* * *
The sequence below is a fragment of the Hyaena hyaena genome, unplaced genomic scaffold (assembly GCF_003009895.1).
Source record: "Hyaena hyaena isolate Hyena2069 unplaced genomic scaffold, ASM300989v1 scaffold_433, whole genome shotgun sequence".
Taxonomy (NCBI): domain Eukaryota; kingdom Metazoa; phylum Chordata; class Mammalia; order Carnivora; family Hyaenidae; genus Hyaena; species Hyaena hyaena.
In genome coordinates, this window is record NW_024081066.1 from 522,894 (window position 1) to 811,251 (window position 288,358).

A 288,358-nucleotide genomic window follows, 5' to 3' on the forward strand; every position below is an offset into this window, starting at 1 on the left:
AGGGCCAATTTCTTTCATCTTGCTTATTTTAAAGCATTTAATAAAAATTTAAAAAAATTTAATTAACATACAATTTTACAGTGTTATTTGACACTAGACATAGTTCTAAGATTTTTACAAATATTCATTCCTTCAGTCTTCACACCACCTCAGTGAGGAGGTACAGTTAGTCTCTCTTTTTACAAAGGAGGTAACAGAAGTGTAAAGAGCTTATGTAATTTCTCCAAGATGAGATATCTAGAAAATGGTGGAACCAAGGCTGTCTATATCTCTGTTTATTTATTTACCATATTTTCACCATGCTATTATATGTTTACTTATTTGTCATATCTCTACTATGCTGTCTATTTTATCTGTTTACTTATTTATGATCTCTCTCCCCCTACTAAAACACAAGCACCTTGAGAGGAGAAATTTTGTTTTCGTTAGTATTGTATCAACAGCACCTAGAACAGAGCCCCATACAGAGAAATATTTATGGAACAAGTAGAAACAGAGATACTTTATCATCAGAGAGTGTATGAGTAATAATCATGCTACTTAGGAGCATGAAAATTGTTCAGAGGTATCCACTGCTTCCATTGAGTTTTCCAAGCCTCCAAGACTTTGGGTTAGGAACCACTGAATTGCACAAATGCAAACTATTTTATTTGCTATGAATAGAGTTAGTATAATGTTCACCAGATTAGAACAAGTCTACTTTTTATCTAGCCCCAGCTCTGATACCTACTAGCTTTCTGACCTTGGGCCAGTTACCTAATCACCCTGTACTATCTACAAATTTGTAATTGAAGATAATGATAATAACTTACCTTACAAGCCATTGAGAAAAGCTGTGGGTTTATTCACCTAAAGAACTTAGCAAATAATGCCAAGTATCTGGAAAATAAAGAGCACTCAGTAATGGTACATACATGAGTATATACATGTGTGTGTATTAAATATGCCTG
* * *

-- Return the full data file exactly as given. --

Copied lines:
The sequence below is a fragment of the Hyaena hyaena genome, unplaced genomic scaffold (assembly GCF_003009895.1).
Source record: "Hyaena hyaena isolate Hyena2069 unplaced genomic scaffold, ASM300989v1 scaffold_433, whole genome shotgun sequence".
Taxonomy (NCBI): domain Eukaryota; kingdom Metazoa; phylum Chordata; class Mammalia; order Carnivora; family Hyaenidae; genus Hyaena; species Hyaena hyaena.
In genome coordinates, this window is record NW_024081066.1 from 522,894 (window position 1) to 811,251 (window position 288,358).

A 288,358-nucleotide genomic window follows, 5' to 3' on the forward strand; every position below is an offset into this window, starting at 1 on the left:
AGGGCCAATTTCTTTCATCTTGCTTATTTTAAAGCATTTAATAAAAATTTAAAAAAATTTAATTAACATACAATTTTACAGTGTTATTTGACACTAGACATAGTTCTAAGATTTTTACAAATATTCATTCCTTCAGTCTTCACACCACCTCAGTGAGGAGGTACAGTTAGTCTCTCTTTTTACAAAGGAGGTAACAGAAGTGTAAAGAGCTTATGTAATTTCTCCAAGATGAGATATCTAGAAAATGGTGGAACCAAGGCTGTCTATATCTCTGTTTATTTATTTACCATATTTTCACCATGCTATTATATGTTTACTTATTTGTCATATCTCTACTATGCTGTCTATTTTATCTGTTTACTTATTTATGATCTCTCTCCCCCTACTAAAACACAAGCACCTTGAGAGGAGAAATTTTGTTTTCGTTAGTATTGTATCAACAGCACCTAGAACAGAGCCCCATACAGAGAAATATTTATGGAACAAGTAGAAACAGAGATACTTTATCATCAGAGAGTGTATGAGTAATAATCATGCTACTTAGGAGCATGAAAATTGTTCAGAGGTATCCACTGCTTCCATTGAGTTTTCCAAGCCTCCAAGACTTTGGGTTAGGAACCACTGAATTGCACAAATGCAAACTATTTTATTTGCTATGAATAGAGTTAGTATAATGTTCACCAGATTAGAACAAGTCTACTTTTTATCTAGCCCCAGCTCTGATACCTACTAGCTTTCTGACCTTGGGCCAGTTACCTAATCACCCTGTACTATCTACAAATTTGTAATTGAAGATAATGATAATAACTTACCTTACAAGCCATTGAGAAAAGCTGTGGGTTTATTCACCTAAAGAACTTAGCAAATAATGCCAAGTATCTGGAAAATAAAGAGCACTCAGTAATGGTACATACATGAGTATATACATGTGTGTGTATTAAATATGCCTG